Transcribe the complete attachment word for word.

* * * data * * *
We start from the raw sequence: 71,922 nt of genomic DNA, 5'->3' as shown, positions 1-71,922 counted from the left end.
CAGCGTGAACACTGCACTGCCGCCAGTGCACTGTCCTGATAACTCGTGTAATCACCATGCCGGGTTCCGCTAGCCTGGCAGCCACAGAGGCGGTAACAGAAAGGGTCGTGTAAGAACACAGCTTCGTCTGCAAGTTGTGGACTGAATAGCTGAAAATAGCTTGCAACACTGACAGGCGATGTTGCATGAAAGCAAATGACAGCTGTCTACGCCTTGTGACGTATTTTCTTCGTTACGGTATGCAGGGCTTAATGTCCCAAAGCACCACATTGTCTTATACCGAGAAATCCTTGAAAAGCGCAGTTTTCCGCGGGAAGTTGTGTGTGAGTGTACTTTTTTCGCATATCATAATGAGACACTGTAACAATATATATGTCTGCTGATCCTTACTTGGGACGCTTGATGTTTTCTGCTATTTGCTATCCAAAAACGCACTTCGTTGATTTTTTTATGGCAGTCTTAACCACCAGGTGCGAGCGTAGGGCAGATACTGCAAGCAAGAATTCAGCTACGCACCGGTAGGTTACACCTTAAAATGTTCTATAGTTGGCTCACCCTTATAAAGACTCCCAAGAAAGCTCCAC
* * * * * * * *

We start from the raw sequence: 71,922 nt of genomic DNA, 5'->3' as shown, positions 1-71,922 counted from the left end.
CAGCGTGAACACTGCACTGCCGCCAGTGCACTGTCCTGATAACTCGTGTAATCACCATGCCGGGTTCCGCTAGCCTGGCAGCCACAGAGGCGGTAACAGAAAGGGTCGTGTAAGAACACAGCTTCGTCTGCAAGTTGTGGACTGAATAGCTGAAAATAGCTTGCAACACTGACAGGCGATGTTGCATGAAAGCAAATGACAGCTGTCTACGCCTTGTGACGTATTTTCTTCGTTACGGTATGCAGGGCTTAATGTCCCAAAGCACCACATTGTCTTATACCGAGAAATCCTTGAAAAGCGCAGTTTTCCGCGGGAAGTTGTGTGTGAGTGTACTTTTTTCGCATATCATAATGAGACACTGTAACAATATATATGTCTGCTGATCCTTACTTGGGACGCTTGATGTTTTCTGCTATTTGCTATCCAAAAACGCACTTCGTTGATTTTTTTATGGCAGTCTTAACCACCAGGTGCGAGCGTAGGGCAGATACTGCAAGCAAGAATTCAGCTACGCACCGGTAGGTTACACCTTAAAATGTTCTATAGTTGGCTCACCCTTATAAAGACTCCCAAGAAAGCTCCAC